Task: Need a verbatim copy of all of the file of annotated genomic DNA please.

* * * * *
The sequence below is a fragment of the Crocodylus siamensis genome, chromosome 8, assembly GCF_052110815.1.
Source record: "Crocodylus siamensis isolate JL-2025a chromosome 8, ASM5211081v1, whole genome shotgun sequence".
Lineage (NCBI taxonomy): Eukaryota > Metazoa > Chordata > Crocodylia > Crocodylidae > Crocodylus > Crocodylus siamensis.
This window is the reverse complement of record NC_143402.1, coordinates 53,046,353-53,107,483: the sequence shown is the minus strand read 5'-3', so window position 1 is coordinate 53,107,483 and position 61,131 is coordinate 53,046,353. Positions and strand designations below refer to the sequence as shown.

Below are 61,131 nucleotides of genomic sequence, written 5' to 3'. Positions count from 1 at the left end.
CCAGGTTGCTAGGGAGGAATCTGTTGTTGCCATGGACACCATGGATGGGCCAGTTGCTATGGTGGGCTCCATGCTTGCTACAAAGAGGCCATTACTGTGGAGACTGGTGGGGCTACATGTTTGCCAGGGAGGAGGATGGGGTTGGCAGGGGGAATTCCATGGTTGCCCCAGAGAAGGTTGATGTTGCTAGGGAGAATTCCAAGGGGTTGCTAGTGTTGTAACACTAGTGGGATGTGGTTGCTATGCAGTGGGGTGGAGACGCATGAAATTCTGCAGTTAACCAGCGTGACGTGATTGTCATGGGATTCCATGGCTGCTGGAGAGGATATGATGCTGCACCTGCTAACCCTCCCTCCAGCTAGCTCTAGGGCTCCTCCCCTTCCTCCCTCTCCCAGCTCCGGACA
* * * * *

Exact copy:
The sequence below is a fragment of the Crocodylus siamensis genome, chromosome 8, assembly GCF_052110815.1.
Source record: "Crocodylus siamensis isolate JL-2025a chromosome 8, ASM5211081v1, whole genome shotgun sequence".
Lineage (NCBI taxonomy): Eukaryota > Metazoa > Chordata > Crocodylia > Crocodylidae > Crocodylus > Crocodylus siamensis.
This window is the reverse complement of record NC_143402.1, coordinates 53,046,353-53,107,483: the sequence shown is the minus strand read 5'-3', so window position 1 is coordinate 53,107,483 and position 61,131 is coordinate 53,046,353. Positions and strand designations below refer to the sequence as shown.

Below are 61,131 nucleotides of genomic sequence, written 5' to 3'. Positions count from 1 at the left end.
CCAGGTTGCTAGGGAGGAATCTGTTGTTGCCATGGACACCATGGATGGGCCAGTTGCTATGGTGGGCTCCATGCTTGCTACAAAGAGGCCATTACTGTGGAGACTGGTGGGGCTACATGTTTGCCAGGGAGGAGGATGGGGTTGGCAGGGGGAATTCCATGGTTGCCCCAGAGAAGGTTGATGTTGCTAGGGAGAATTCCAAGGGGTTGCTAGTGTTGTAACACTAGTGGGATGTGGTTGCTATGCAGTGGGGTGGAGACGCATGAAATTCTGCAGTTAACCAGCGTGACGTGATTGTCATGGGATTCCATGGCTGCTGGAGAGGATATGATGCTGCACCTGCTAACCCTCCCTCCAGCTAGCTCTAGGGCTCCTCCCCTTCCTCCCTCTCCCAGCTCCGGACA